47 TOM TORLAKSON State Superintendent of Public Instruction Common Core: Important Skills for English Learners Apply knowledge of language to understand how language functions in different contexts, to make effective choices for meaning and style, and to comprehend more fully when reading or listening. Knowledge of language should include: –Pragmatic knowledge--knowledge of language use in context (status/purpose of speaker, genre structures) –Linguistic knowledge--knowledge of the functional demands of writing and speaking (e.g., formulate questions, compare/contrast, summarize, draw conclusions Recognize variations from standard English in their own and others’ writing and speaking and identify and use strategies to improve expression in conventional language Source: Diane August, Center for Applied Linguistics 47

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50 TOM TORLAKSON State Superintendent of Public Instruction Implications For Your Team So What? Now What? What do you already do that is interdisciplinary in nature? Think about ‘piloting’ some tasks, units, common reading and writing activities and review student work together next year. What can you do to learn more and practice some of the ideas from others? 50

51 TOM TORLAKSON State Superintendent of Public Instruction California Joins SMARTER Balanced Assessment Consortium On June 9, 2011 California joined the SMARTER Balanced Assessment Consortium (SBAC) –Memorandum of Understanding signed by Superintendent Torlakson, Governor Brown, and State Board of Education President Micheal Kirst –Governing state role Decision-making capacity 51

52 TOM TORLAKSON State Superintendent of Public Instruction 27 states representing 43% of K-12 students 21 governing, 6 advisory states SBAC Landscape

53 TOM TORLAKSON State Superintendent of Public Instruction Using Computer Adaptive Technology for Summative and Interim Assessments Turnaround in weeks compared to months today Faster results Fewer questions compared to fixed form tests Shorter test length Provides accurate measurements of student growth over time Increased precision Item difficulty based on student responses Tailored to student ability Larger item banks mean that not all students receive the same questions Greater security GMAT, GRE, COMPASS (ACT), Measures of Academic Progress (MAP) Mature technology 53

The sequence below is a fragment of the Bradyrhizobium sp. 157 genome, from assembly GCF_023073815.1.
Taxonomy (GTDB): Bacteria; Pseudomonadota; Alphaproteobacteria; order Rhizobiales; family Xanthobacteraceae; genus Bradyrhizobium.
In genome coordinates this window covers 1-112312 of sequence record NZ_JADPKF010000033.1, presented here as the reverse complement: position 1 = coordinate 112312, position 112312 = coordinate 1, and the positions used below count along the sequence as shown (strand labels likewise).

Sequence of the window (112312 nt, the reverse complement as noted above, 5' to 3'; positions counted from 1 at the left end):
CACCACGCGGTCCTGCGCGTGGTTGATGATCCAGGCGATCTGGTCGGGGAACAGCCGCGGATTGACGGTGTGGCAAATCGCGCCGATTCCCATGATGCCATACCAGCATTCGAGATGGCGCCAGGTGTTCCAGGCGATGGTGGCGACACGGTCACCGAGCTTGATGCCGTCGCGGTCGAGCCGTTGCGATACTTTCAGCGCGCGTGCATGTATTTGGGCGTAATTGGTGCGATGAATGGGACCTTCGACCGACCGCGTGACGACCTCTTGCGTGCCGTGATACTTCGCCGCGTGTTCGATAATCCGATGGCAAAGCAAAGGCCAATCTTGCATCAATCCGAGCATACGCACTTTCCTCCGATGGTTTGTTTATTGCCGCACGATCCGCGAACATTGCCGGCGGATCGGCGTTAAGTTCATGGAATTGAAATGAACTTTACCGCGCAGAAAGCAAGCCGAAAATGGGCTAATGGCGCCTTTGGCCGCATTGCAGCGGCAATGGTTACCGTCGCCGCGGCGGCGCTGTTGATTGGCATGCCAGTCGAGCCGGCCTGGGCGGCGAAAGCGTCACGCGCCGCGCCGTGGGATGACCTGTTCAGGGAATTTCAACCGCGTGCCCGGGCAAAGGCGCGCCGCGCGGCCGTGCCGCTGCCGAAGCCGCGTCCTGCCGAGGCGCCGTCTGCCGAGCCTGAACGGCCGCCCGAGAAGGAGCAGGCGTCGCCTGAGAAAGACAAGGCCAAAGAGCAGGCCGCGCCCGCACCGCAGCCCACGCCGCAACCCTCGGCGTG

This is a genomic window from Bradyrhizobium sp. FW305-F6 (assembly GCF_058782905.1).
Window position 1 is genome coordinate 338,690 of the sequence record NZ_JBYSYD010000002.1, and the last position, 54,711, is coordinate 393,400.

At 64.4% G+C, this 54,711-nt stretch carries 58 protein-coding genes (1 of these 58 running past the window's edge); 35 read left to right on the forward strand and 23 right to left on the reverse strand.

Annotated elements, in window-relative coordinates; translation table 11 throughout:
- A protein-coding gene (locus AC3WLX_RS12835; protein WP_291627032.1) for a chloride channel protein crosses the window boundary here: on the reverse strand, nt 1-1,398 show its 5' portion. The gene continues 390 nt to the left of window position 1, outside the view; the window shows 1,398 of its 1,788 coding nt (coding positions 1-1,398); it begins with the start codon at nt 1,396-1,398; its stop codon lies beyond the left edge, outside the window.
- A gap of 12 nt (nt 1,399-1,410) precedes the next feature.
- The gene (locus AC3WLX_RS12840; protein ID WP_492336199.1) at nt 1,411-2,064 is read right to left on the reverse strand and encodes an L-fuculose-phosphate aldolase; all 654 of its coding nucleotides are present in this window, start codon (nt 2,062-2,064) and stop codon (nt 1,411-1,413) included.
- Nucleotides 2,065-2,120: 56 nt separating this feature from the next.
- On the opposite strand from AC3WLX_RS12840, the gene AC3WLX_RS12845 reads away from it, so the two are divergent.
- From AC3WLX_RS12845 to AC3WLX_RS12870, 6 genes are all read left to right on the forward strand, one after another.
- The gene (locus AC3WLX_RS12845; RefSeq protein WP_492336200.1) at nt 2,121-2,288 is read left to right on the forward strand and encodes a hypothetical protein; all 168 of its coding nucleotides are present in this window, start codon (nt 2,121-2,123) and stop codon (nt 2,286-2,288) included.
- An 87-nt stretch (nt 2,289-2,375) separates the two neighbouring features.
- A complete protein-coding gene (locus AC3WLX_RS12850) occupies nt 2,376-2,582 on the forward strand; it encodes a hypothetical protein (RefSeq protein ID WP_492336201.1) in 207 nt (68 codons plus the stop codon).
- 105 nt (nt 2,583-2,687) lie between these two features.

54 TOM TORLAKSON State Superintendent of Public Instruction Assessment System Components Summative Assessment Assesses the full range of Common Core in English language arts and mathematics for students in grades 3–8 and 11 (interim assessments can be used in grades 9 and 10) Measures current student achievement and growth across time, showing progress toward college and career readiness Can be given once or twice a year (mandatory testing window within the last 12 weeks of the instructional year) Includes a variety of question types: selected response, short constructed response, extended constructed response, technology enhanced, and performance tasks 54

55 TOM TORLAKSON State Superintendent of Public Instruction Assessment System Components Interim Assessment Optional comprehensive and content-cluster assessment to help identify specific needs of each student Can be administered throughout the year Provides clear examples of expected performance on Common Core standards Includes a variety of question types: selected response, short constructed response, extended constructed response, technology enhanced, and performance tasks Aligned to and reported on the same scale as the summative assessments Fully accessible for instruction and professional development 55

56 TOM TORLAKSON State Superintendent of Public Instruction Assessment System Components Performance Tasks Extended projects demonstrate real-world writing and analytical skills May include online research, group projects, presentations Require 1-2 class periods to complete Included in both interim and summative assessments Applicable in all grades being assessed Evaluated by teachers using consistent scoring rubrics 56

57 TOM TORLAKSON State Superintendent of Public Instruction Assessment System Components Formative Assessment Practices Research-based, on-demand tools and resources for teachers Aligned to Common Core, focused on increasing student learning and enabling differentiation of instruction Professional development materials include model units of instruction and publicly released assessment items, formative strategies 57

58 TOM TORLAKSON State Superintendent of Public Instruction Assessment System Components Online Reporting Static and dynamic reports, secure and public views Individual states retain jurisdiction over access and appearance of online reports Dashboard gives parents, students, practitioners, and policymakers access to assessment information Graphical display of learning progression status (interim assessment) Feedback and evaluation mechanism provides surveys, open feedback, and vetting of materials 58

59 TOM TORLAKSON State Superintendent of Public Instruction More SBAC Information For more information, visit the CDE SBAC Web page at /smarterbalanced.asp Contact: Kristen Brown, PhD SBAC State Coordinator

60 TOM TORLAKSON State Superintendent of Public Instruction Subscribe: Contact us: Nancy Brownell Barbara Murchison